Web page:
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Our neighbouring black hole – Skywatching

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Black holes are rather terrifying objects.

If a star, planet, dust, or other matter gets too close, it will fall there. There is an intense flash of radiation and nothing returns. At the center of a galaxy like ours is a black hole with millions of times the mass of the Sun. There are many much smaller black holes with less mass that formed during the eventual collapse and explosion of dying massive stars.

Astronomers believe there are about 100 million of these scattered throughout the galaxy. This indicates that there may be one or two in our immediate vicinity. In fact, I recently discovered something. The distance is about 1600 light years. it’s close Some of the stars visible to the unaided eye in the night sky are farther away than that.

This new discovery has not been seen directly. Black holes are small, black, and invisible against a black background sky. The search must use an indirect method. Black holes are perhaps the strangest objects in nature. However, the recipe for making them is simple. Material lumps, gravity, and initial compression to initiate shrinkage.

The strength of gravity on the surface of an object depends on two factors: mass and size. For a given mass, the smaller the size, the stronger the gravitational force pushing the body to contract. When you compress something enough, the force of gravity is stronger than the body’s ability to resist compression, causing it to contract. As contraction progresses, gravity becomes stronger and contraction continues.

Our current understanding, derived from observations of other things in space and what we can do in the laboratory, does not tell us where this runaway contraction ends. becomes so strong that even light cannot come out. How can I find these objects in this case?

One way is to look at X-rays, light, and other radiation. This is released as the material swirls and disappears into the hole. Our radio image of the black hole shows a dark region near the center surrounded by a glowing ring. This method works when black holes are consuming nearby stars, planets, and other matter.

However, there are many black holes that are not “feeding” and do not produce observable radiation. These are called “dormant” black holes. In this case, we look for a star that has the right mass for a black hole, but is orbiting an otherwise invisible object.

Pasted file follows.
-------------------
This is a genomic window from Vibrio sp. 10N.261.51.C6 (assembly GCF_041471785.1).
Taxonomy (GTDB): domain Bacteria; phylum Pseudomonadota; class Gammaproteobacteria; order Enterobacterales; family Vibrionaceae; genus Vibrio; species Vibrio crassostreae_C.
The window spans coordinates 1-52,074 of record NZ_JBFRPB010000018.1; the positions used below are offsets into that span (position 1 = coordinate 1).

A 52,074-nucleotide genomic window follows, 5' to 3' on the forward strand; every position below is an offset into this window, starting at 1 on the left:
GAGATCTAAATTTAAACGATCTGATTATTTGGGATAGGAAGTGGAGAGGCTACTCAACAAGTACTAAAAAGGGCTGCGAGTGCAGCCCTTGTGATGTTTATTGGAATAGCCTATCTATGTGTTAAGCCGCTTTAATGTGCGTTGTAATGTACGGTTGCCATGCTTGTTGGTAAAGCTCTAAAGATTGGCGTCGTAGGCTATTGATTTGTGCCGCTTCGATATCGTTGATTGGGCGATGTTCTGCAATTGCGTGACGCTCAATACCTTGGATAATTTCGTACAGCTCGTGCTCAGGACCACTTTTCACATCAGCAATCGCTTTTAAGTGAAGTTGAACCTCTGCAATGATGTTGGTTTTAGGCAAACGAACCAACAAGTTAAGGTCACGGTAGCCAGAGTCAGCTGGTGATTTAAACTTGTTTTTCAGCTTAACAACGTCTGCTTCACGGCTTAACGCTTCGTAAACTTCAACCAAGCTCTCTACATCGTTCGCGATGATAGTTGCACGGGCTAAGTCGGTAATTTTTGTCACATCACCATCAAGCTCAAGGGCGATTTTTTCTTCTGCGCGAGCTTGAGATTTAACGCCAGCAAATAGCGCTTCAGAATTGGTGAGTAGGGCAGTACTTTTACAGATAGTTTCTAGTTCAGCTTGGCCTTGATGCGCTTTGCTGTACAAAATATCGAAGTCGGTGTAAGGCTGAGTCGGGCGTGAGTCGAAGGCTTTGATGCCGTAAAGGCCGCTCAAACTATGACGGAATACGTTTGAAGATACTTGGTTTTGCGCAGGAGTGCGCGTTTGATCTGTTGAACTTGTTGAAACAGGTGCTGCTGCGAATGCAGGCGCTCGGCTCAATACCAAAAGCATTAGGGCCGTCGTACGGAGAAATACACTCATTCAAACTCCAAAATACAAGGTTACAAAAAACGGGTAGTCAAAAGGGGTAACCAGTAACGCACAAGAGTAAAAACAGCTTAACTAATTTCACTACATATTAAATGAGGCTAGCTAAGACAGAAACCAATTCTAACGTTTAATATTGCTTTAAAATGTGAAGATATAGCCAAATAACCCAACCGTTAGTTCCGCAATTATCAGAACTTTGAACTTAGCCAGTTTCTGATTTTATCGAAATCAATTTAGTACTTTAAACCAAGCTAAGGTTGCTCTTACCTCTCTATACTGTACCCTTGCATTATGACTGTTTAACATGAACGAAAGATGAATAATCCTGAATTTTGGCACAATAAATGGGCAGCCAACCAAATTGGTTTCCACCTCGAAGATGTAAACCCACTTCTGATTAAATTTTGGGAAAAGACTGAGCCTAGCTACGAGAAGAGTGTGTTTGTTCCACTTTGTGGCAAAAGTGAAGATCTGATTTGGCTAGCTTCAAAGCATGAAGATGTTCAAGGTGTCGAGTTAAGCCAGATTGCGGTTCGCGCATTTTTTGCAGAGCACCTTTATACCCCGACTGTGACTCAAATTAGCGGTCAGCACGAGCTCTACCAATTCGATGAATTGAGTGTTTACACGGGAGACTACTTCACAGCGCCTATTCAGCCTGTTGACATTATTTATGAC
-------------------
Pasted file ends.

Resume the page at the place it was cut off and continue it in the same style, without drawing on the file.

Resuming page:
We see the stars in the center of the galaxy orbiting the central black hole. By measuring these trajectories, we can estimate the mass of the objects they are orbiting. This works even on a small scale. Many stars are members of multiple star systems, where two or more stars are born together, stay together, and orbit each other.

If a star in one of these systems becomes invisible, perhaps because it has become a black hole, its existence and mass can be determined by analyzing the orbits of its visible siblings. That’s how this nearby black hole was discovered.

Astronomers have discovered stars orbiting around invisible objects. After careful observation using various astronomical instruments, the invisible object was identified as a black hole. However, I still have a problem. The star that orbits with the black hole is a Sun-like star.

It seems that two stars were born together. One was much larger than the other. The giant glowed so brightly for millions of years before exploding into a black hole.

The other star had a mass similar to that of the Sun. Such stars survive billions of years. When a massive star exploded, it must have been around. A star like the Sun must have been destroyed, because the star is as close as the distance between the Sun and the Earth.

How he survived the explosion is a big mystery.


After sunset, Jupiter is to the southeast and Saturn to the south. Mars will rise later. The moon meets its first quarter on November 30th.

This article was written by or on behalf of an outsourced columnist and does not necessarily reflect Castanet’s views.

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